Has the speed of light's time come? Other letters comment on splits in Israeli society, child safety and corner stores.
Universe gets smaller
Faisal Al Yafai's comment that Israeli society is growing more fragmented (Israel's ability to make peace in the region starts at home, December 6) is correct.
However, in spite of the fact that there are Arabs and Jews, liberals and social democrats, deeply religious and secular populations in Israel, the possibility of mass protests in Israel similar to the Arab Spring seems very low.
First, due to the perception of an existential threat facing Israel since its founding, the unity of the Israeli nation has become an obsession.
Second, due to the population which is so heterogeneous and divided along political, religious and social lines, mass protests movements with the support of an entire population are not basically possible.
Third, due to compulsory military service from the age of 18 for all men and women, early years of adulthood are spent in the army leaving little time for the streets.
Obviously there were tent protesters in Israel, mostly college students, in the summer of 2011. These young people chanted that the people want social justice but they left their tents when the new academic year or military service began in August.
All neighbours are right to be worried about the growing fragmentation of Israeli society, but not about some sort of chaotic and violent regime change in Israel.
Gaye Caglayan, Dubai
'Old' corner stores give capital charm
How ghastly that Abu Dhabi will rub out corner stores and replace them with outlets where everything is the same (Shopkeepers 'face ruin' as renovation deadline nears, December 5). This will kill off any local charm.
Whether someone has an electric cash register or just a drawer doesn't affect the cleanliness of the store. Whether food is well wrapped or if fridges are clean - this is what is important. I have never bought anything that I felt was inedible.
Abu Dhabi will become a very sterile city and much like a hotel lobby rather than the habitable city it is if we loose the local grocer. Every city must keep an element of the "old" to retain some history and soul so people can feel they belong.
Name withheld by request
Excuse me while I lament the end of the mom and pop shop downstairs. The only winners here will be the big franchise companies certain to swoop in and set up overpriced convenience stores that cost more and don't deliver.
I feel sorry for the man who has delivered my water for the past three years. Or the gentleman who takes my order over the phone. What a shame to destroy the lives of these real people.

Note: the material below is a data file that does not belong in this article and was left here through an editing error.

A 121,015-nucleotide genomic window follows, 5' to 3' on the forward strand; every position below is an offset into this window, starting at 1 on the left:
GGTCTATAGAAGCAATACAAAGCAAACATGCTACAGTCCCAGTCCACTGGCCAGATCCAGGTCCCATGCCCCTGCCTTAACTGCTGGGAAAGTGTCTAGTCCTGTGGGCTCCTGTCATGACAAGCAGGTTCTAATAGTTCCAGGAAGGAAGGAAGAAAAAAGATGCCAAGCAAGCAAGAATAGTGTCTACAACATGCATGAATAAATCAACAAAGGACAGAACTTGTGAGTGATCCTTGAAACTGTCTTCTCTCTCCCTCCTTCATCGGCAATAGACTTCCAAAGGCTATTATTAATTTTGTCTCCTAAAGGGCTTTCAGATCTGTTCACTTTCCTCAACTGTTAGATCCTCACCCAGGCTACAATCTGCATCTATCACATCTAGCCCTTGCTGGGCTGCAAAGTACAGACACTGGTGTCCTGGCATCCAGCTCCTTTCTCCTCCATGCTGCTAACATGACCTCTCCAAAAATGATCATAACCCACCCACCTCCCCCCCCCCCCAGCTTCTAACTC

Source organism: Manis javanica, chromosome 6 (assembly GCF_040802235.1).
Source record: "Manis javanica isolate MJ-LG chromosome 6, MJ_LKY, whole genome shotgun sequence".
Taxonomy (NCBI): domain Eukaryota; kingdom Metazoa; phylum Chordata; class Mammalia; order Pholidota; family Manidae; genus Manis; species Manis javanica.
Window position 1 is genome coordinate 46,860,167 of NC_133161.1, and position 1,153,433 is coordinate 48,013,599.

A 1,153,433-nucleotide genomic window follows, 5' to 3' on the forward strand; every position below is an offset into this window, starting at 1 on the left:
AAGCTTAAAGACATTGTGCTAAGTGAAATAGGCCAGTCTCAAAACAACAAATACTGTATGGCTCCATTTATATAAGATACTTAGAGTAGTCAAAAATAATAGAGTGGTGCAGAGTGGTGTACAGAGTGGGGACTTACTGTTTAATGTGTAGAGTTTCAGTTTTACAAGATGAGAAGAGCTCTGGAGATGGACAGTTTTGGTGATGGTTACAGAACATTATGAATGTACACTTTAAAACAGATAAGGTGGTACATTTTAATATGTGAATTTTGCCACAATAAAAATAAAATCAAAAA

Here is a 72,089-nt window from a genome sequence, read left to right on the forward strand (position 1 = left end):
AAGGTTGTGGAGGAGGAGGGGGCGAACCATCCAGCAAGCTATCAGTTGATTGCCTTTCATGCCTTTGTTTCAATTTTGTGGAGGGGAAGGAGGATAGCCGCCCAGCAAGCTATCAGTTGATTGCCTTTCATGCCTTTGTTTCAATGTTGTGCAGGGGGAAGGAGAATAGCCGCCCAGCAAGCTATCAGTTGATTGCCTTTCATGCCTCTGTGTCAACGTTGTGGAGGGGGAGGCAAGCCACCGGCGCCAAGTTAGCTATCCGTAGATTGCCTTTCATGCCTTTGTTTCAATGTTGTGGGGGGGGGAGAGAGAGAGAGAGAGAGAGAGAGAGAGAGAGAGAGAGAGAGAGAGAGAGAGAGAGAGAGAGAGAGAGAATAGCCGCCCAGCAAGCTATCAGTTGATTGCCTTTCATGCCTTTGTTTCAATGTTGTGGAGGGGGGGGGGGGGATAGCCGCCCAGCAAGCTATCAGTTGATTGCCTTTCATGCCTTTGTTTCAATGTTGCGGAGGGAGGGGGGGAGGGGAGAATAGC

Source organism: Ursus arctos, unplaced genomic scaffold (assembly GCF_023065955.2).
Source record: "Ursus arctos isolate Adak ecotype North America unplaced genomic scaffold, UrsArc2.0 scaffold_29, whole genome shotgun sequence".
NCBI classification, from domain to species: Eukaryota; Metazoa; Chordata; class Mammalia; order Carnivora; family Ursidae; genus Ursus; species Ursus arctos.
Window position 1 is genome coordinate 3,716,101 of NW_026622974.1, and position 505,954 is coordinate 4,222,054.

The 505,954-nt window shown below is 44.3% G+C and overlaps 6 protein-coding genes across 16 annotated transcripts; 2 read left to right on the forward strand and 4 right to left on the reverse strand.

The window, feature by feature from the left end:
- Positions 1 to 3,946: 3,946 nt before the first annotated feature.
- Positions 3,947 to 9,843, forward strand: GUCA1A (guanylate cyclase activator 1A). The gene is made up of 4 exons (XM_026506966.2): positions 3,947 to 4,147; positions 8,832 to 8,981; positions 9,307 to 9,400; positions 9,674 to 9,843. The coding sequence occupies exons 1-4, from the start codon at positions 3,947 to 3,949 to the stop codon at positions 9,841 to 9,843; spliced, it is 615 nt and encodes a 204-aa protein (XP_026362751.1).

Donald Glass, Abu Dhabi
Locks and parents can save children
When I first moved to Dubai with my 3-year-old daughter, I searched for a simple swing lock that could lock all my balcony doors so that she could not open them by herself.
But here in this developed city with so many family with kids and so many high skyscrapers with balconies, I couldn't find one. I went to big a hypermarket, Ace Hardware and even small shops. None of them had one (Families rue lack of shops that sell locks, December 6).
It cost me less than Dh5 to get it sent to me from my home country of Singapore.
This simple swing long lock can either be drilled to the door or glued on. It ensures that the kids are kept indoors when I am doing housework or sleeping.
Personally, I feel that parents should be more responsible when taking care of their kids and monitor their movements, whether they are playing at home or at the play ground or elsewhere. But from what I have observed, most parents here like to leave their kids unattended.
Leaving children alone at home is a no-no for me. No place is safe for kids; it's our responsible to keep them safe.
Ray Toh, Dubai
Nothing could be more saddening and shocking than the thought of children falling out of buildings. But who is to blame? Parents? No.
Punishing negligent parents would not solve the problem. What could be the harsher punishment than losing one's child? Parents are generally careful. If they were not so, there would be reports of children falling daily.
The problem lies with poorly designed windows and balconies. These deficiencies need to be addressed on an urgent basis to save young lives. Pointing the finger at parents will not solve this problem.
Muneer Ahmad, Abu Dhabi
Has the speed of light's time come?
What if the speed of light isn't constant, as some physicists suggested recently (Sorry Einstein, November 21)?
What if the speed of light varies through time and space?
That would create some interesting theory. At least I think so.
Otto Krog, Denmark